The future of mobility is electric—and as free as possible from climate-changing emissions. Due to the transition from the internal combustion engine to electric mobility, new factories for the mass production of battery cells are being built all over the world. HOCHTIEF has already secured a number of contracts in the USA and in Germany.
Industry experts estimate that automakers worldwide will invest 330 billion U.S. dollars in the entire electric vehicle supply chain over the next five years. Around one third of this amount is expected to go into batteries.
“We pay attention to our CO2 emissions during the construction phase,” says Jim Brownrigg, Senior Vice President at Turner. The HOCHTIEF company is one of the leading providers of such industrial structures in North America and has already been awarded various megaprojects, including a battery plant for Honda and LG Energy Solution with an investment volume of several billion U.S. dollars. Turner is working with suppliers on methods to reduce CO2 in construction materials and is introducing the use of tools and vehicles at construction sites that are powered by electricity instead of diesel.
In De Soto, Kansas, Turner will build an electric vehicle battery production facility for Panasonic Energy. The plant is expected to begin production in 2025. The 4 billion U.S. dollar project will help the client reach net zero by 2030. With the rise of building complexity and the customers’ wish to complete construction as quickly as possible, Turner is also using prefabrication and modularization methods.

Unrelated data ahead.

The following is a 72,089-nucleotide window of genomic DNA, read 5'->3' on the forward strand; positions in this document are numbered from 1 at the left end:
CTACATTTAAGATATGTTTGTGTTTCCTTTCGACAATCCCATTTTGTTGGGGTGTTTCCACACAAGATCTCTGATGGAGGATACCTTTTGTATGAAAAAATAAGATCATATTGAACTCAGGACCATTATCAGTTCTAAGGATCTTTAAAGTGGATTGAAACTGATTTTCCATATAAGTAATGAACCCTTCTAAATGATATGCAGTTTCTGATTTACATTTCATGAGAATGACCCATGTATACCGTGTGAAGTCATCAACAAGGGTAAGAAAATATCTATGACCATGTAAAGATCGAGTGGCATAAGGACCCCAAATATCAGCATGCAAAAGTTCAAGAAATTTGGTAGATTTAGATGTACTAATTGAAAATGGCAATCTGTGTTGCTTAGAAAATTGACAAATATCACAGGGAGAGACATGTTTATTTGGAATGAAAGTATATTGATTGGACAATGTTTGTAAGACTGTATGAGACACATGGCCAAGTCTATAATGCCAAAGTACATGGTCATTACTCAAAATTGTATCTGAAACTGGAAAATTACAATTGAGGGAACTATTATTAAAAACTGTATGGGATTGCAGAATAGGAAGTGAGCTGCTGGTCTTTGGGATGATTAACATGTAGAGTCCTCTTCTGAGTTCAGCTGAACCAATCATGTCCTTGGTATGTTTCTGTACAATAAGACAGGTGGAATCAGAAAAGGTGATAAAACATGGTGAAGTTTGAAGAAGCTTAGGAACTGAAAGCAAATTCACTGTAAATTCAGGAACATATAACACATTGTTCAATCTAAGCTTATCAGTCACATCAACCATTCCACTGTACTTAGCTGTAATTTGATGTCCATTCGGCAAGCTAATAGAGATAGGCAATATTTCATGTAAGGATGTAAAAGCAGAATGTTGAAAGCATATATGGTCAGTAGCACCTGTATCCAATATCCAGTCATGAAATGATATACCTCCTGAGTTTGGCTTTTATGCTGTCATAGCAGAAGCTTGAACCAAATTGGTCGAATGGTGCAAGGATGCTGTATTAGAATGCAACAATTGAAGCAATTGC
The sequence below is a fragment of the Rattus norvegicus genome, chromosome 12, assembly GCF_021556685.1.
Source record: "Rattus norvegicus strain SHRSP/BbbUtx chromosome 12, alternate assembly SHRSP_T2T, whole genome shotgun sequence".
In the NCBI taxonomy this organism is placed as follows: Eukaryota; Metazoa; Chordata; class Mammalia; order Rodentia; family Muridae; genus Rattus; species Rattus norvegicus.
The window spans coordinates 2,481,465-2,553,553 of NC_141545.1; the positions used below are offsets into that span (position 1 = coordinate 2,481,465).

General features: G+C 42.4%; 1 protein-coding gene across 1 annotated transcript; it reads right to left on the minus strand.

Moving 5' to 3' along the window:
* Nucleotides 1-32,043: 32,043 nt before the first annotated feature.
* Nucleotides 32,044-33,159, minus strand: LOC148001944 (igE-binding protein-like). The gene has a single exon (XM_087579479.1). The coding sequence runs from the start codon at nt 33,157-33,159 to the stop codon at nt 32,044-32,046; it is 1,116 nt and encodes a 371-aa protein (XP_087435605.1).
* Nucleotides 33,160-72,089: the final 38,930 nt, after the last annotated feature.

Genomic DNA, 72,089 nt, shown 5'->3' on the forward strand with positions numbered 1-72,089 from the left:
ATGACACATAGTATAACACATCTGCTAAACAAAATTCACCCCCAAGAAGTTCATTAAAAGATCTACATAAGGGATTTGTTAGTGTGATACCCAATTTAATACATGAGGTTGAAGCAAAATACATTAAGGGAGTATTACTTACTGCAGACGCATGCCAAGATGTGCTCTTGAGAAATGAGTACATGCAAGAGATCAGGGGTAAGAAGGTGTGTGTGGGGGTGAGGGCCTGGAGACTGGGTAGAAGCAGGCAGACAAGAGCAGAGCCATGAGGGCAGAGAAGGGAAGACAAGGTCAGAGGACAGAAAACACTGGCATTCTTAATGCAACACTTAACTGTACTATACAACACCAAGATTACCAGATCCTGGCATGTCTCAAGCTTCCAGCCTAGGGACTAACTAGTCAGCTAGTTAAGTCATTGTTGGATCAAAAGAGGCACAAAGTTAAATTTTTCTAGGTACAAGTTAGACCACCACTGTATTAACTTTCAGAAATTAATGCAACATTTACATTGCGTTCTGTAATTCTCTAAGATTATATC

In Kentucky, we are delivering a project worth up to one billion U.S. dollars: Together with partners, we are building a manufacturing facility there for Ascend Elements that manufactures sustainable, engineered battery materials from recycled batteries. In Germany, HOCHTIEF is constructing the first battery factory for Volkswagen, with a capacity of 40 GWh, in Salzgitter. Volkswagen, which is the second-largest automaker after Toyota, plans to build a total of six battery factories with a combined capacity of 240 GWh.